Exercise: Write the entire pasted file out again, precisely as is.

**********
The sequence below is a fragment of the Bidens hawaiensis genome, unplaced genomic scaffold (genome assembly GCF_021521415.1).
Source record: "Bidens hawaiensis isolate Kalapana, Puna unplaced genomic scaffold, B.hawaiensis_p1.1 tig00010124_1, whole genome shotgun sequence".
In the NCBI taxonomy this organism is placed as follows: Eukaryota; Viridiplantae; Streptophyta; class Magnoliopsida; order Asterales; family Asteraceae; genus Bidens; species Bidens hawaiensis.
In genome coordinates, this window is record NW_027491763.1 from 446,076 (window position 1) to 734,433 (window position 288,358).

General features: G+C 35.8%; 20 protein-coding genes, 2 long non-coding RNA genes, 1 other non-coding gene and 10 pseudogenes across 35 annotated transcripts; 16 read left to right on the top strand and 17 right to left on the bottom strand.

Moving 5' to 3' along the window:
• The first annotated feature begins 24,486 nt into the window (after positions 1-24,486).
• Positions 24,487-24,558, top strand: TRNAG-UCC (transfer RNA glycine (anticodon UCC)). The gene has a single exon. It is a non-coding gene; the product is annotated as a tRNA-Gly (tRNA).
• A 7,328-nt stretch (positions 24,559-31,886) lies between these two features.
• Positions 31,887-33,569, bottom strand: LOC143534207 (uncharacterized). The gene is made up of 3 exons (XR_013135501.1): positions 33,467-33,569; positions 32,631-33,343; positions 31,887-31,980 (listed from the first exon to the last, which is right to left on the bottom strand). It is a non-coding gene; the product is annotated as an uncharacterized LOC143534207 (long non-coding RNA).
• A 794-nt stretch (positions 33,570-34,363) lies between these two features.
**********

The sequence below is a fragment of the Bidens hawaiensis genome, unplaced genomic scaffold (genome assembly GCF_021521415.1).
Source record: "Bidens hawaiensis isolate Kalapana, Puna unplaced genomic scaffold, B.hawaiensis_p1.1 tig00010124_1, whole genome shotgun sequence".
In the NCBI taxonomy this organism is placed as follows: Eukaryota; Viridiplantae; Streptophyta; class Magnoliopsida; order Asterales; family Asteraceae; genus Bidens; species Bidens hawaiensis.
In genome coordinates, this window is record NW_027491763.1 from 446,076 (window position 1) to 734,433 (window position 288,358).

General features: G+C 35.8%; 20 protein-coding genes, 2 long non-coding RNA genes, 1 other non-coding gene and 10 pseudogenes across 35 annotated transcripts; 16 read left to right on the top strand and 17 right to left on the bottom strand.

Moving 5' to 3' along the window:
• The first annotated feature begins 24,486 nt into the window (after positions 1-24,486).
• Positions 24,487-24,558, top strand: TRNAG-UCC (transfer RNA glycine (anticodon UCC)). The gene has a single exon. It is a non-coding gene; the product is annotated as a tRNA-Gly (tRNA).
• A 7,328-nt stretch (positions 24,559-31,886) lies between these two features.
• Positions 31,887-33,569, bottom strand: LOC143534207 (uncharacterized). The gene is made up of 3 exons (XR_013135501.1): positions 33,467-33,569; positions 32,631-33,343; positions 31,887-31,980 (listed from the first exon to the last, which is right to left on the bottom strand). It is a non-coding gene; the product is annotated as an uncharacterized LOC143534207 (long non-coding RNA).
• A 794-nt stretch (positions 33,570-34,363) lies between these two features.